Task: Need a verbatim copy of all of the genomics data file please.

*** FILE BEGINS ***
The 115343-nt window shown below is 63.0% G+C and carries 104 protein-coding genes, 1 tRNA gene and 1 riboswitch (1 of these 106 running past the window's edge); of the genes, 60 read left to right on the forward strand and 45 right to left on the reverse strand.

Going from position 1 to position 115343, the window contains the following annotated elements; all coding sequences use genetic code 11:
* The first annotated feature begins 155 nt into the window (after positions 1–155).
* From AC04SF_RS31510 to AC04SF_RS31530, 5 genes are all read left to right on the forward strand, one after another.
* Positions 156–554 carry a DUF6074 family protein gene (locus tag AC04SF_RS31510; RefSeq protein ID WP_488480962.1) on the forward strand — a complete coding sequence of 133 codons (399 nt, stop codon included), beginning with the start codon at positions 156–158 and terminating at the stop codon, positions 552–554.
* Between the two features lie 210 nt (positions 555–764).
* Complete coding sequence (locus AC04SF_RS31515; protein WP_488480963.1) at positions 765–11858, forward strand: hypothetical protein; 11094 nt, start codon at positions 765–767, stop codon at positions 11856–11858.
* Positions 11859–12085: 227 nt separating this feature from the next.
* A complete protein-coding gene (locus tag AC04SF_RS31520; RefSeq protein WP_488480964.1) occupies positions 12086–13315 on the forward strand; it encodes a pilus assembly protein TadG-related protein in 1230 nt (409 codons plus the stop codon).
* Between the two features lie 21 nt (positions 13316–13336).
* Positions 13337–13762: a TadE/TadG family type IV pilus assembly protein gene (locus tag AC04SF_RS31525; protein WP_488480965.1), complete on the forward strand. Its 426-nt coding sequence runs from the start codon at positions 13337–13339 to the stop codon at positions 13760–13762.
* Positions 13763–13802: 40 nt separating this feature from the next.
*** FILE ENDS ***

The 115343-nt window shown below is 63.0% G+C and carries 104 protein-coding genes, 1 tRNA gene and 1 riboswitch (1 of these 106 running past the window's edge); of the genes, 60 read left to right on the forward strand and 45 right to left on the reverse strand.

Going from position 1 to position 115343, the window contains the following annotated elements; all coding sequences use genetic code 11:
* The first annotated feature begins 155 nt into the window (after positions 1–155).
* From AC04SF_RS31510 to AC04SF_RS31530, 5 genes are all read left to right on the forward strand, one after another.
* Positions 156–554 carry a DUF6074 family protein gene (locus tag AC04SF_RS31510; RefSeq protein ID WP_488480962.1) on the forward strand — a complete coding sequence of 133 codons (399 nt, stop codon included), beginning with the start codon at positions 156–158 and terminating at the stop codon, positions 552–554.
* Between the two features lie 210 nt (positions 555–764).
* Complete coding sequence (locus AC04SF_RS31515; protein WP_488480963.1) at positions 765–11858, forward strand: hypothetical protein; 11094 nt, start codon at positions 765–767, stop codon at positions 11856–11858.
* Positions 11859–12085: 227 nt separating this feature from the next.
* A complete protein-coding gene (locus tag AC04SF_RS31520; RefSeq protein WP_488480964.1) occupies positions 12086–13315 on the forward strand; it encodes a pilus assembly protein TadG-related protein in 1230 nt (409 codons plus the stop codon).
* Between the two features lie 21 nt (positions 13316–13336).
* Positions 13337–13762: a TadE/TadG family type IV pilus assembly protein gene (locus tag AC04SF_RS31525; protein WP_488480965.1), complete on the forward strand. Its 426-nt coding sequence runs from the start codon at positions 13337–13339 to the stop codon at positions 13760–13762.
* Positions 13763–13802: 40 nt separating this feature from the next.